Name: Jaycee Horn
Weight: 205 lbs
2020 Stats: 7 games, 16 tackles, 1 tackle for loss, 2 interceptions, 6 passes defensed
Much of the conversation around the cornerback class in this draft has centered on the perceived top two - Caleb Farley and Patrick Surtain II. But South Carolina’s Jaycee Horn has emerged as the favorite to come off the board after those two.
Horn is the son of former NFL wide receiver Joe Horn, whose 12-year career with the Chiefs, Saints, and Falcons produced four Pro Bowl selections and one incredibly memorable touchdown celebration. Much like the aforementioned Surtain, who also grew up with a former NFL player for a dad, South Carolina’s Horn has been groomed for football his whole life.
Horn was a starter in the slot in his freshman year for the Gamecocks, and he recorded 45 tackles, four tackles for loss, two sacks, and eight passes defensed. He moved outside the next year and tallied 40 tackles, two tackles for loss, one sack, nine passes defensed, and forced two fumbles. Entering his junior season in 2020, Horn was starting to flash a lot of growth as a cover corner, but he opted out midway through the season when his head coach was fired. Now, Horn is hoping to set himself apart in the draft process.
Man Coverage: It’s going to be a common thread throughout this report, so let’s just get it out of the way now: aggressive may be too tame of a term for Horn’s game. He thrives on being aggressive, and it shows up in man coverage. When Horn gets to press receivers off the line he looks unstoppable. He’s strong and decisive in hitting his guy, although Horn often takes it too far and gets overly physical. It’s unlikely he’ll get away with that much contact in the NFL. Conversely, Horn is a little more inconsistent when playing off-man coverage. He seems to rely on the contact to stick with his man instead of mirroring the route, so if he’s not pressing the receiver he can get lost against better route runners.
Zone Coverage: It’s a bit of a Catch-22 here, because Horn’s lack of mirroring instincts suggest he’s a better zone defender, which is mostly accurate; Horn is very good at maintaining his spacing while reading the quarterback, and plays with good anticipation in zone. However, it also takes away his best trait, his physicality. Horn really thrives on that aspect of the game, so dropping him into zone minimizes those opportunities. To that end, though, he does figure to slot nicely into Dan Quinn’s scheme, which typically runs press man coverage and deep thirds zone coverage.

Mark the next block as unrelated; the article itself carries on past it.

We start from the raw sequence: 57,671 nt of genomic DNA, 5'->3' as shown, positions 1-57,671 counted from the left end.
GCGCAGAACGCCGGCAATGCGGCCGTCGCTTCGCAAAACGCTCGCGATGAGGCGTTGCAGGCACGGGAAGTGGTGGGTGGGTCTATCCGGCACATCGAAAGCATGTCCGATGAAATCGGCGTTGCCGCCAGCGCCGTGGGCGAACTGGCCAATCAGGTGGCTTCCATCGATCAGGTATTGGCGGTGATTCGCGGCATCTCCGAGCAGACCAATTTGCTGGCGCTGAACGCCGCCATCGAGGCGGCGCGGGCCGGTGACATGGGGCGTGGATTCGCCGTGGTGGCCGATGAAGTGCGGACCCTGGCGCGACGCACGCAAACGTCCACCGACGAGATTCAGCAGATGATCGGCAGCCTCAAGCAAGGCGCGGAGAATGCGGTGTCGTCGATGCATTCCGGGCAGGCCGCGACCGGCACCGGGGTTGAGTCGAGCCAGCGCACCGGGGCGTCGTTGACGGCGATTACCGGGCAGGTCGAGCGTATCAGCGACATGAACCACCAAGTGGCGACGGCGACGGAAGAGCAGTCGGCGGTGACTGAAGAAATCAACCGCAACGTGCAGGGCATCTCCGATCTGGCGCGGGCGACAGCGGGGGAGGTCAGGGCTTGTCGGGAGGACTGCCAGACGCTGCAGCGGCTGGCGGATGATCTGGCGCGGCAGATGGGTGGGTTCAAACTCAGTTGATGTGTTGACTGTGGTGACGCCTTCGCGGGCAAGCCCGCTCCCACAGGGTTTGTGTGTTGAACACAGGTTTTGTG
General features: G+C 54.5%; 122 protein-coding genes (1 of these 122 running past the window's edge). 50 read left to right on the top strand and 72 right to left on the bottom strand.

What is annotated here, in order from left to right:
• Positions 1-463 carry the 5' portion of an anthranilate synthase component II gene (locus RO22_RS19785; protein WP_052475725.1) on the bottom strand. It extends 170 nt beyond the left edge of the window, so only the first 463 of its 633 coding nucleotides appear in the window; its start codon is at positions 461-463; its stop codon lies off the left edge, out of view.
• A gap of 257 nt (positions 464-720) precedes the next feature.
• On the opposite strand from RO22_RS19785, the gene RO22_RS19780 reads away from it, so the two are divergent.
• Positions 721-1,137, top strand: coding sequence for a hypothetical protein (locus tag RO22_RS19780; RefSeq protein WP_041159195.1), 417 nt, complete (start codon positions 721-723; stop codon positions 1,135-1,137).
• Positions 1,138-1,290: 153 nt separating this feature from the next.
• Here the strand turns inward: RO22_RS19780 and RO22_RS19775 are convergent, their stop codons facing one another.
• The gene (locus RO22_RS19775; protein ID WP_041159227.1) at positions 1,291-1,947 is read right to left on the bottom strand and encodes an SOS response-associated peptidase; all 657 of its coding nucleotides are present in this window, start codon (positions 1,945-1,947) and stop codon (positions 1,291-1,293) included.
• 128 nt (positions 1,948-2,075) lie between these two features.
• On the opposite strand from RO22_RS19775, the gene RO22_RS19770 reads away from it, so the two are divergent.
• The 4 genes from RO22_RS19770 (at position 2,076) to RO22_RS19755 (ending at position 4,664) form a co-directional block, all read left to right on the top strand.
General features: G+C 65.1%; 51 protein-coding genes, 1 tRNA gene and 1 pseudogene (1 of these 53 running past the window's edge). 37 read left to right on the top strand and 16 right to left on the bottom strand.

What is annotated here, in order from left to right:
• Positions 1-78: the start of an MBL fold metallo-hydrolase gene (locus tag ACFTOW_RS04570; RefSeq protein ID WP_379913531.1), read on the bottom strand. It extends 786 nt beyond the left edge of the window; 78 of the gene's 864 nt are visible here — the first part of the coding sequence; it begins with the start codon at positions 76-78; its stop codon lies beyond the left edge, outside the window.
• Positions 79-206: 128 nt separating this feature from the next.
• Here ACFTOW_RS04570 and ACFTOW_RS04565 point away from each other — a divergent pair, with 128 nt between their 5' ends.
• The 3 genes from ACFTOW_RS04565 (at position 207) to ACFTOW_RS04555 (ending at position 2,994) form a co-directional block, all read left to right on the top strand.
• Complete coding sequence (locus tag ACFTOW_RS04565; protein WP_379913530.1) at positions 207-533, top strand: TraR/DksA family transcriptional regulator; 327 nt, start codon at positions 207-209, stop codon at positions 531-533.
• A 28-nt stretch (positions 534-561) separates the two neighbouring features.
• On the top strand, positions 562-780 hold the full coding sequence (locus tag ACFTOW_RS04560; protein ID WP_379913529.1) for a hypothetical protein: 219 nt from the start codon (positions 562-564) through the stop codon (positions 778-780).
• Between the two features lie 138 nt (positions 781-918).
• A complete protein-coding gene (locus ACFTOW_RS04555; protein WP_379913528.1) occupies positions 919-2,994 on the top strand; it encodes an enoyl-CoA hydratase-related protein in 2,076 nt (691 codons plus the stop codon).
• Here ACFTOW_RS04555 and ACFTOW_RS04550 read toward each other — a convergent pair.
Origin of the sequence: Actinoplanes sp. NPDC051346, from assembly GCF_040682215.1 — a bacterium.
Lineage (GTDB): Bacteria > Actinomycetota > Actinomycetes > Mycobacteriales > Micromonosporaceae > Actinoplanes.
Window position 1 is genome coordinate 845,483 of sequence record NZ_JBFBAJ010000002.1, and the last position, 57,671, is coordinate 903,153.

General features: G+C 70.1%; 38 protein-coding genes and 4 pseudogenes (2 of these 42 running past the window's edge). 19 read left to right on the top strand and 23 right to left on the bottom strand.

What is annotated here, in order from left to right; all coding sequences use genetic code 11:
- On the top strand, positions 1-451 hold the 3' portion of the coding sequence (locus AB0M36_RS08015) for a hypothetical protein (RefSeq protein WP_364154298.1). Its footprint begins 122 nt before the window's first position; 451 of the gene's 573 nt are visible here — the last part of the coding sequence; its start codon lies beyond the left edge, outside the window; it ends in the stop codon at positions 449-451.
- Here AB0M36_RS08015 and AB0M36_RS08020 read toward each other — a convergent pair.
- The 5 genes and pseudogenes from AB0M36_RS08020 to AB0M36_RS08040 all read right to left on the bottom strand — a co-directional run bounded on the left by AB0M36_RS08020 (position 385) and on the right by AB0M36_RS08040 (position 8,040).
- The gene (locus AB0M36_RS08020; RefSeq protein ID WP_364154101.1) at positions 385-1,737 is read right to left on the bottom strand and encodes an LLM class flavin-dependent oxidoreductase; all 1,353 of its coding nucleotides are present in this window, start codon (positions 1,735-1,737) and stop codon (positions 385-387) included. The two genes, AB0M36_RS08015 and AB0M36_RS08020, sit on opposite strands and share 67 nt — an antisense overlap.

Playmaking Ability: Horn is aggressive in all phases of the game, and that’s especially true when the ball is in the air. If Horn has a shot at the ball, he’s doing everything he can to get his hands on it. Problem is, Horn isn’t exceptionally great at securing the ball - he didn’t record an interception until his 27th career game at South Carolina - and he can often maul the receiver in the process. He appeared to be getting better in this area before opting out, but it’s an area he’ll need to really work on at the next level.
Athleticism: Horn’s athleticism is a microcosm of his overall profile: teeming with raw talent, but largely unrefined. He’s got plenty of athleticism, and has the speed to keep up with just about anyone he’s covered, but poor techniques limit what he can do. The footwork gets clunky at times, and Horn’s inconsistent pad level gets him into trouble too. But when he gets going and hits that extra gear, Horn can really go.
Run Support: Here’s the most befuddling part of Horn’s game to me. In 2018, he played out of the slot and showed a consistent tackler with potential as a blitzer. That tape suggests his best fit in the NFL is out of the slot. But the next two years, where Horn played outside, it seemed as if he forgot how to tackle well. Horn takes bad angles, fails to wrap up consistently, and just looks uninterested. Moreover, that aggression that pops up everywhere else seems to be absent when Horn is needed in run support. It would be less confusing if he hadn’t already shown his talent as a run defender in 2018, but either way it’s an issue.
Processing: Horn is a very instinctual player, and that shows up a lot on film. He generally has a good idea of what’s going on and diagnoses plays with great speed. But there are times where his instincts betray him, and he ends up running himself out of the play. As is the case for other areas of his game, Horn needs a bit more discipline here, but he’s right more than not.
Toughness: Aggressive, aggressive, aggressive. In case you missed it, Horn is an aggressive guy, sometimes to a fault. He’s unafraid of getting up in a receiver’s grill, and plays with that kind of mentality; he and Donovan Wilson would be best friends in Dallas. As mentioned, that seems to go away in run support, which is confusing, but Horn is a baller in coverage.
Intangibles: Scouts will have a lot of questions for Horn regarding his decision to opt-out during the season instead of before it began. Horn announced his decision the day after South Carolina fired their head coach, and later comments referring to the team’s poor play didn’t sound great. He already received a lot of fan backlash over it at the time, with accusations that he quit on the team, so that will be a concern in the back of many scouts’ minds.